Three Years in North America, Volume 2

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J. & J. Harper, 1833

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Página 120 - Then kneeling down, to Heaven's Eternal King, The saint, the father, and the husband prays: Hope "springs exulting on triumphant wing," That thus they all shall meet in future days: There, ever bask in uncreated rays, No more to sigh, or shed the bitter tear, Together hymning their Creator's praise, In such society, yet still more dear; While circling time moves round in an eternal sphere...
Página 120 - The sire turns o'er, wi' patriarchal grace, The big ha' Bible, ance his father's pride. His bonnet rev'rently is laid aside, His lyart haffets wearing thin an' bare ; Those strains that once did sweet in Zion glide, He wales a portion with judicious care ; And " Let us worship God !
Página 76 - When the measure of their tears shall be full, when their groans shall have involved heaven itself in darkness, doubtless, a God of justice will awaken to their distress, and by diffusing light and liberality among their oppressors, or, at length, by his exterminating thunder, manifest his attention to the things of this world, and that they are not left to the guidance of a blind fatality.
Página 93 - We hold these truths to be self-evident, that all men are created equal; that they are endowed by their Creator with certain unalienable rights, among which are life, liberty, and the pursuit of happiness...
Página 27 - Who does not see that the same authority which can establish Christianity, in exclusion of all other religions, may establish with the same ease any particular sect of Christians, in exclusion of all other sects? that the same authority which can force a citizen to contribute three pence only of his property for the support of any one establishment, may force him to conform to any other establishment in all cases whatsoever?
Página 147 - The day that France takes possession of New Orleans, fixes the sentence which is to restrain her forever within her low-water mark. It seals the union of two nations, who, in conjunction, can maintain exclusive possession of the ocean. From that moment, we must marry ourselves to the British fleet and nation.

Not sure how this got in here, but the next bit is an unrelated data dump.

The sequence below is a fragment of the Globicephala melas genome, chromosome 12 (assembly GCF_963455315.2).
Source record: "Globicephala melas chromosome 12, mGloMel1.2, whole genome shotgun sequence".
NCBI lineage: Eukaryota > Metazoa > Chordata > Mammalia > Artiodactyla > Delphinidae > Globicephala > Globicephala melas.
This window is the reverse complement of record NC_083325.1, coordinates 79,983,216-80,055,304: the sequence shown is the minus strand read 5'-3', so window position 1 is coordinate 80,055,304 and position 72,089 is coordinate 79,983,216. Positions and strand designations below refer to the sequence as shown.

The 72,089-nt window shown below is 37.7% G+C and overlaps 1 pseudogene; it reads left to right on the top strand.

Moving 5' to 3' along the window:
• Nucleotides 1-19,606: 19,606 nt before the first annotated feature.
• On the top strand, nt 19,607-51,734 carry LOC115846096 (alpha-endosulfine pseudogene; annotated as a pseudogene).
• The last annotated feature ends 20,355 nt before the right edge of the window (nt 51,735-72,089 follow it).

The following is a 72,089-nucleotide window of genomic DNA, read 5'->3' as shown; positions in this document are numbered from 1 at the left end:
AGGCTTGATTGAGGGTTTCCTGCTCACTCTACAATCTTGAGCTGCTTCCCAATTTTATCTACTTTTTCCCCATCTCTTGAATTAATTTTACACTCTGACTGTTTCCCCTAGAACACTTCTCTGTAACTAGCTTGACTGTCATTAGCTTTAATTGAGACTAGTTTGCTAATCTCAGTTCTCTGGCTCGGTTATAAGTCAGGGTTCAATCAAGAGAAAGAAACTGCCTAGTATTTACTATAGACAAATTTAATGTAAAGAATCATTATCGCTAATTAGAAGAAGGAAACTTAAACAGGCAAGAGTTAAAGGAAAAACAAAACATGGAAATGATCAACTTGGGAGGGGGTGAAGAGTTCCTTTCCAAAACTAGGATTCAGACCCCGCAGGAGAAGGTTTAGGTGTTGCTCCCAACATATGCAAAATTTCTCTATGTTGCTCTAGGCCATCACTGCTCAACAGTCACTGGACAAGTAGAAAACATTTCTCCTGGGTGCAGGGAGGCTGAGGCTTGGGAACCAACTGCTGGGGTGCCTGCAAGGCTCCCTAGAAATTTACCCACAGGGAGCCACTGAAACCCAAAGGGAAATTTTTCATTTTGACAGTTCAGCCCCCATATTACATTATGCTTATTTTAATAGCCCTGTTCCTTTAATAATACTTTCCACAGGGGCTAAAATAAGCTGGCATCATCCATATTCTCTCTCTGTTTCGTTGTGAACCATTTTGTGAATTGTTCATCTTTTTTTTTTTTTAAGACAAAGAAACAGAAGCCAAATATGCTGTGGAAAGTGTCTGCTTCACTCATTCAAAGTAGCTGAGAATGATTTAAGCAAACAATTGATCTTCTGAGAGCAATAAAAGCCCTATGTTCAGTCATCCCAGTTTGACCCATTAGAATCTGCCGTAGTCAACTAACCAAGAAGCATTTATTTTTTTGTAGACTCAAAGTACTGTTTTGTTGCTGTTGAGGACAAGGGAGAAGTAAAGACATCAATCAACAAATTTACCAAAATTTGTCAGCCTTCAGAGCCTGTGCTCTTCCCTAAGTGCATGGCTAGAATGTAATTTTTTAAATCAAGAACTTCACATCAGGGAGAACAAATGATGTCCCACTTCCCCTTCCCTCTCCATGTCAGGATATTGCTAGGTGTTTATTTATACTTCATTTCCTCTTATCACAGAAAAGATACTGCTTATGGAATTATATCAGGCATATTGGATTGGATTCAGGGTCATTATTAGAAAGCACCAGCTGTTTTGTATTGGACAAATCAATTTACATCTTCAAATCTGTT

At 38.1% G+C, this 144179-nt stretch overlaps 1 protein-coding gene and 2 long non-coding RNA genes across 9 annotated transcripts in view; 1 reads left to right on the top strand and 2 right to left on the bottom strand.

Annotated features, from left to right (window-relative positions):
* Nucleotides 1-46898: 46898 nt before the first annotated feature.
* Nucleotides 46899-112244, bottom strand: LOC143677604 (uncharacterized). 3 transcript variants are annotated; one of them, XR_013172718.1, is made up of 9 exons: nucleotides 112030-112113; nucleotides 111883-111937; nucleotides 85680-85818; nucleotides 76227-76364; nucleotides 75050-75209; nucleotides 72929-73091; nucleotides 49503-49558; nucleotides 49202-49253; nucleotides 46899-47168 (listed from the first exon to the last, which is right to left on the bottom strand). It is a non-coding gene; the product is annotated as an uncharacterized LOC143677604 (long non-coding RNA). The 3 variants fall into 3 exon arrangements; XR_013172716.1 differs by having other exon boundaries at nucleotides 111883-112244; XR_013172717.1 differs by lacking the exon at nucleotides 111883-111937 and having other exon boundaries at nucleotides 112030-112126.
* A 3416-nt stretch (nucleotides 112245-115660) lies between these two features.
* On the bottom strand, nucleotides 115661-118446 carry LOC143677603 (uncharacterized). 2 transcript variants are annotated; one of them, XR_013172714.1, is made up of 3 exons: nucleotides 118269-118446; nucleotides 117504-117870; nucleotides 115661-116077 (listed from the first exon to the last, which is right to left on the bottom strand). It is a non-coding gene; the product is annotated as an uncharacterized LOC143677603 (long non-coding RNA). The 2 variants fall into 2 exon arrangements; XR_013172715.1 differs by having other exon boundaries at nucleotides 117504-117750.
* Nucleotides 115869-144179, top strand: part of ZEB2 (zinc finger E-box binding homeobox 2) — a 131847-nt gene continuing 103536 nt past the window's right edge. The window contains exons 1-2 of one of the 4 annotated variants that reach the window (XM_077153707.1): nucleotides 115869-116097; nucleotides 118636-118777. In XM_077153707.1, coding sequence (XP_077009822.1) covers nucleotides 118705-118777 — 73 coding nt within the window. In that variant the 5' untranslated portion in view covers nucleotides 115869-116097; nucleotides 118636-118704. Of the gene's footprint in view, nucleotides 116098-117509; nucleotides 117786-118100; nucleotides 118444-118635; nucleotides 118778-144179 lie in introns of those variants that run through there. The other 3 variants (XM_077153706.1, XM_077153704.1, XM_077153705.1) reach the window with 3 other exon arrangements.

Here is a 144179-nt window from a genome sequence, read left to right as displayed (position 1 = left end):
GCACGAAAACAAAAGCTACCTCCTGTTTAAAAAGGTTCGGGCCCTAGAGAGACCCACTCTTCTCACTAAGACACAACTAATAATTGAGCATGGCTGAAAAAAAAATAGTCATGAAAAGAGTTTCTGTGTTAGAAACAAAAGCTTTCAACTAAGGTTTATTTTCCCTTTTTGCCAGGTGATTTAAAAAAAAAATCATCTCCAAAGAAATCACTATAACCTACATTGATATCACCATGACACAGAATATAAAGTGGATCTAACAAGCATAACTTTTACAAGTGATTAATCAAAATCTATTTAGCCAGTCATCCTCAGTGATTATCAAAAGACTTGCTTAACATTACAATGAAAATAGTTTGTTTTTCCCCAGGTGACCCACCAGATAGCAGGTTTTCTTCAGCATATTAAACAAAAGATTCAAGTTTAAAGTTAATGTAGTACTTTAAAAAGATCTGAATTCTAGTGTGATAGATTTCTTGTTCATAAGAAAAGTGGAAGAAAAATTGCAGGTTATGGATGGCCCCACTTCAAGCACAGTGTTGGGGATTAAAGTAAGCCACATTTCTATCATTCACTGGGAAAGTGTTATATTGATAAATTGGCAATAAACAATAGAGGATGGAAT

Página 76 - What a stupendous, what an incomprehensible machine is man! who can endure toil, famine, stripes, imprisonment, and death itself, in vindication of his own liberty, and, the next moment be deaf to all those motives whose power supported him through his trial, and inflict on his fellow men a bondage, one hour of which is fraught with more misery, than ages of that which he rose in rebellion to oppose.
Página 27 - The freemen of America did not wait till usurped power had strengthened itself by exercise and entangled the question in precedents. They saw all the consequences in the principle, and they avoided the consequences by denying the principle.
Página 31 - Because attempts to enforce by legal sanctions, acts obnoxious to so great a proportion of Citizens, tend to enervate the laws in general, and to slacken the bands of Society. If it be difficult to execute any law which is not generally deemed necessary or salutary, what must be the case, where it is deemed invalid and dangerous? And what may be the effect of so striking an example of impotency in the Government, on its general authority?
Página 257 - I now Declare, to you and to the world, that Man, up to this hour, has been, in all parts of the earth, a slave to a TRINITY of the most monstrous evils that could be combined to inflict mental and physical evil upon his whole race. ' 1 refer to Private, or Individual Property — absurd and irrational Systems of Religion — and Marriage, founded on Individual property combined with some one of these irrational systems of religion.

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